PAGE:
January 19, 2022 1 min to read

FIRST EUROPEAN MAP SHOWING BHUTAN

Category : HISTORY
This map was made in 1683 by the Italian cartographer Giacomo Cantelli and it’s believed by many to be the first European map that includes Bhutan. In this map of Northeast India, Giacomo places Bhutan as “Regno di Boutan,” the Kingdom of Bhutan. But there’s something wrong with this map.

Bhutan map

If you look closer, you’d find that Bhutan has been placed north of Monte Caucaso, what European mapmakers then called the Himalayas. A year before he made this map, Giacomo made a map of China in which he put Regno di Boutan in the southwest corner and placed La (Lhasa) as its capital. He even placed the lake Beruan (Lake Manosarovar//arrr) within this country. This tells us that what Giacomo thought of as Boutan is actually modern-day Tibet.

And Giacomo wasn’t the only one to do this. When Father Cacella arrived in Bhutan in 1627, he thought he’d found the fabled land of Cathai that the Portuguese then called Potente (meaning powerful). Over the next century or so, European Christian missionaries of all denominations and nationalities would write about Boutan as being a country north of Mughal India and south of China.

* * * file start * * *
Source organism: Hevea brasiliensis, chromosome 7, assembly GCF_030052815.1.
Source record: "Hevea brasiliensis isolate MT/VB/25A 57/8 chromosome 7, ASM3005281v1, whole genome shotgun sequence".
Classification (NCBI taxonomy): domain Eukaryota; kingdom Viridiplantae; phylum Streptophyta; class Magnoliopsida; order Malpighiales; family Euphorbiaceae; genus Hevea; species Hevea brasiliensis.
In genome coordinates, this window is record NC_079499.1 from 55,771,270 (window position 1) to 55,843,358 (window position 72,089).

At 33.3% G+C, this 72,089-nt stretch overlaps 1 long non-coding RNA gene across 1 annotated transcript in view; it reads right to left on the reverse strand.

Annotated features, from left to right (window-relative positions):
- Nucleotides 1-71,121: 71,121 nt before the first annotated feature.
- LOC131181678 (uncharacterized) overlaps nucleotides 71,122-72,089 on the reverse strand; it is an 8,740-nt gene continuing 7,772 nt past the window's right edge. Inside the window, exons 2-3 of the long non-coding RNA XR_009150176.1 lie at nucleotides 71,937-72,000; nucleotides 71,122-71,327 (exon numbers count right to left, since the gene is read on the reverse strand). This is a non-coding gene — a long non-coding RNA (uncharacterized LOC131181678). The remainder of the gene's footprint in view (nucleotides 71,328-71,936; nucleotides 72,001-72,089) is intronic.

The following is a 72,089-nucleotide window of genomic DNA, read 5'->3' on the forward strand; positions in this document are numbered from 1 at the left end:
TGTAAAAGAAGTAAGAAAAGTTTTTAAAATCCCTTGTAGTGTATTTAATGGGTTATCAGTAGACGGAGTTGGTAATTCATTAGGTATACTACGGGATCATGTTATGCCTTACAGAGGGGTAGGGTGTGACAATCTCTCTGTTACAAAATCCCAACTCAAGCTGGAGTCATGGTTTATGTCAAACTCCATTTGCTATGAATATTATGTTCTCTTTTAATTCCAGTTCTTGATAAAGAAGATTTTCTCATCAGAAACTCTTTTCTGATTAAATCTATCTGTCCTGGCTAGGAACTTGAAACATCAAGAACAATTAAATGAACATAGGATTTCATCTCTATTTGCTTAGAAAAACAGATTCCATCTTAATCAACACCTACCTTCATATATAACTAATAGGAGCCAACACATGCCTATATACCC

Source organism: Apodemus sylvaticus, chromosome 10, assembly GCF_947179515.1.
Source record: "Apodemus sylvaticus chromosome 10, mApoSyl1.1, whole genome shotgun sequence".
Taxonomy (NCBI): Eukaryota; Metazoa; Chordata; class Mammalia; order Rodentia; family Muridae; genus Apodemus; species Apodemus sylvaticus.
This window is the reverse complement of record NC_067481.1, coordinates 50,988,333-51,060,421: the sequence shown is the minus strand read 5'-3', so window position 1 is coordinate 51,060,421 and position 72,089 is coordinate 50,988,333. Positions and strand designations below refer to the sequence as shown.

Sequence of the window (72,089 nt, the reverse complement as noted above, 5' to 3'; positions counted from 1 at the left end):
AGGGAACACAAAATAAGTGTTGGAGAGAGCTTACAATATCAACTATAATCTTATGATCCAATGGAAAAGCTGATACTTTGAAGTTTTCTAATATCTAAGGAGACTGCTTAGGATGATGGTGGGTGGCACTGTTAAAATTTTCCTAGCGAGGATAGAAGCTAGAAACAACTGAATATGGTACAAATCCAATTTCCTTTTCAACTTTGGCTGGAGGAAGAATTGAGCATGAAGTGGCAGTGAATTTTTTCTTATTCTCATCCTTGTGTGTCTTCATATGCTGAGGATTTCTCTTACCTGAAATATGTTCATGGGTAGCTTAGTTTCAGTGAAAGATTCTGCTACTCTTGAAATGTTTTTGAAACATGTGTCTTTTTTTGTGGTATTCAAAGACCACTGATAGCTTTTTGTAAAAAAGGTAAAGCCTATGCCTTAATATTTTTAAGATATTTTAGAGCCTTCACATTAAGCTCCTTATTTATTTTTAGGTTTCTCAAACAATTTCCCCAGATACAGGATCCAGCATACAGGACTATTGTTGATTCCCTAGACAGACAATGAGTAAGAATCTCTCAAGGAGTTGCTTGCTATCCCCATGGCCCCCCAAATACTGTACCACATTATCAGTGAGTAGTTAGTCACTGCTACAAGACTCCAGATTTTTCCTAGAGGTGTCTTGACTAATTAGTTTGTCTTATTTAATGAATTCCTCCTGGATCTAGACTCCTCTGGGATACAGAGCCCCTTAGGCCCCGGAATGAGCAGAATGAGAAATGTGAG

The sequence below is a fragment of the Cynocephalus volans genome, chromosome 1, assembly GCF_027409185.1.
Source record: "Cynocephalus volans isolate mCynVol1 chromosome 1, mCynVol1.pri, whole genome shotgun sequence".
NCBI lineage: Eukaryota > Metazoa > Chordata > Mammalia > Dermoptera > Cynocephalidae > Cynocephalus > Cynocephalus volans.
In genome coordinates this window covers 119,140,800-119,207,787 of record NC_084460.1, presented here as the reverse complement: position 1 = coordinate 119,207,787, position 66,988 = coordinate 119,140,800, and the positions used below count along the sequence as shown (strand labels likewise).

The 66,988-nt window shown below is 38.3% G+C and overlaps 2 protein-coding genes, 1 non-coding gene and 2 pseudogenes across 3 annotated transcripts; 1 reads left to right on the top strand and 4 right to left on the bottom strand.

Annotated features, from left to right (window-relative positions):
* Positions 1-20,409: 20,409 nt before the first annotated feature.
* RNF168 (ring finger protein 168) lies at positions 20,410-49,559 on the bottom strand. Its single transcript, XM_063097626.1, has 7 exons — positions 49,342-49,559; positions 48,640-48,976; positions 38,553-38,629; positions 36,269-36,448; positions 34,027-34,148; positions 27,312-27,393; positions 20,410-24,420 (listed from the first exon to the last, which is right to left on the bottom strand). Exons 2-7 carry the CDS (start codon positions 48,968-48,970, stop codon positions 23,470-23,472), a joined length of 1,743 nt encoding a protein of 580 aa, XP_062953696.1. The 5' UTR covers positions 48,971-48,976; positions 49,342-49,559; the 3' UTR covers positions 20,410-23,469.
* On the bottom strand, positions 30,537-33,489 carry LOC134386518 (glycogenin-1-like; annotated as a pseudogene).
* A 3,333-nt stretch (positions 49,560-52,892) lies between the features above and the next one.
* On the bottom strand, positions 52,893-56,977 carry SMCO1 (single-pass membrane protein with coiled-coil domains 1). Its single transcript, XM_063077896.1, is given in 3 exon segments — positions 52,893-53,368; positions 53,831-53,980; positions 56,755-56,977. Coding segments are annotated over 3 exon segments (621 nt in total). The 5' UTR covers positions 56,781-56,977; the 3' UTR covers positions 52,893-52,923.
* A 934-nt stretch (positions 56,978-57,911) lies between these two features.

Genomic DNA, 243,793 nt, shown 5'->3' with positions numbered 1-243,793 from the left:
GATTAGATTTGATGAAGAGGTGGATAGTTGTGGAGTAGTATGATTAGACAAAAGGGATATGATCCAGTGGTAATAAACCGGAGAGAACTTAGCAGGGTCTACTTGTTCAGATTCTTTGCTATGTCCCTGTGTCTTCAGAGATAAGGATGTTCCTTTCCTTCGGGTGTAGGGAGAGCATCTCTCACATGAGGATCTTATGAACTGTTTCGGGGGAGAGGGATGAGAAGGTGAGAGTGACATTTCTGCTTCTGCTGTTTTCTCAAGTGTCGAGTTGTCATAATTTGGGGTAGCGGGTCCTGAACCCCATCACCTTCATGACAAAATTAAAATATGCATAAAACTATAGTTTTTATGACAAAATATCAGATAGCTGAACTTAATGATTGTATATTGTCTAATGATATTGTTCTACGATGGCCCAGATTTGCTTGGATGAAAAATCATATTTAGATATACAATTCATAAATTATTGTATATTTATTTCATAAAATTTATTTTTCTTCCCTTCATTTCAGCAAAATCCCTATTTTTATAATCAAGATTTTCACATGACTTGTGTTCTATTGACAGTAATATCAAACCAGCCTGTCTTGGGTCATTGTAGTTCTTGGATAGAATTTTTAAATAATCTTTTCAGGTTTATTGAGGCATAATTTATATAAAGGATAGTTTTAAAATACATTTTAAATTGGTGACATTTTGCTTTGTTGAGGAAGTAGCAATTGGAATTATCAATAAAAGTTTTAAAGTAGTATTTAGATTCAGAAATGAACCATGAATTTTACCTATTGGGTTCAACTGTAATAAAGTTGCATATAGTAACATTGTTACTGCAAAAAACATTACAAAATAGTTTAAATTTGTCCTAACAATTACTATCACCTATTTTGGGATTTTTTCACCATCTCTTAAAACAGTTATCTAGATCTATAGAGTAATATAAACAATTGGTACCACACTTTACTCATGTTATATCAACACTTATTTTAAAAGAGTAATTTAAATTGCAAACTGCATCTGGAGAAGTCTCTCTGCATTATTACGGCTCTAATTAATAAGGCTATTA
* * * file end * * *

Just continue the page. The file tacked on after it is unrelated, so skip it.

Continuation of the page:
Maps in this time often used Tibet and Boutan interchangeably to refer to the area. And while modern-day Bhutan never made it into these maps, some missionaries were apparently aware of its existence. One missionary wrote that between Boutan and Hindustan was the kingdom of a Raja. This kingdom was called Brukpas by some and Laltopiwala (Red Hat sect) by others.

In the 1733 Atlas of the Chinese empire, the section on Tibet is referred to as “Thibet or Bout-tan.” And the lands south of it, which is modern-day Bhutan, is referred to as “Pays de Pouranke,” which Gandolfo, the main source for this essay, thinks is the Chinese equivalent of the Hindustani Laltopiwala.

To Europeans of the time, the lands north of Bengal belonged to Thibet. They did not know about the existence of two separate countries north of Bengal until the 1770s, when Bhutanese forces intervened in Cooch Bihar politics and in turn, came face-to-face with the British for the first time. In 1775, George Bogle finalized the distinction between Bhutan and Tibet.

Contributed by Nyingnor Data

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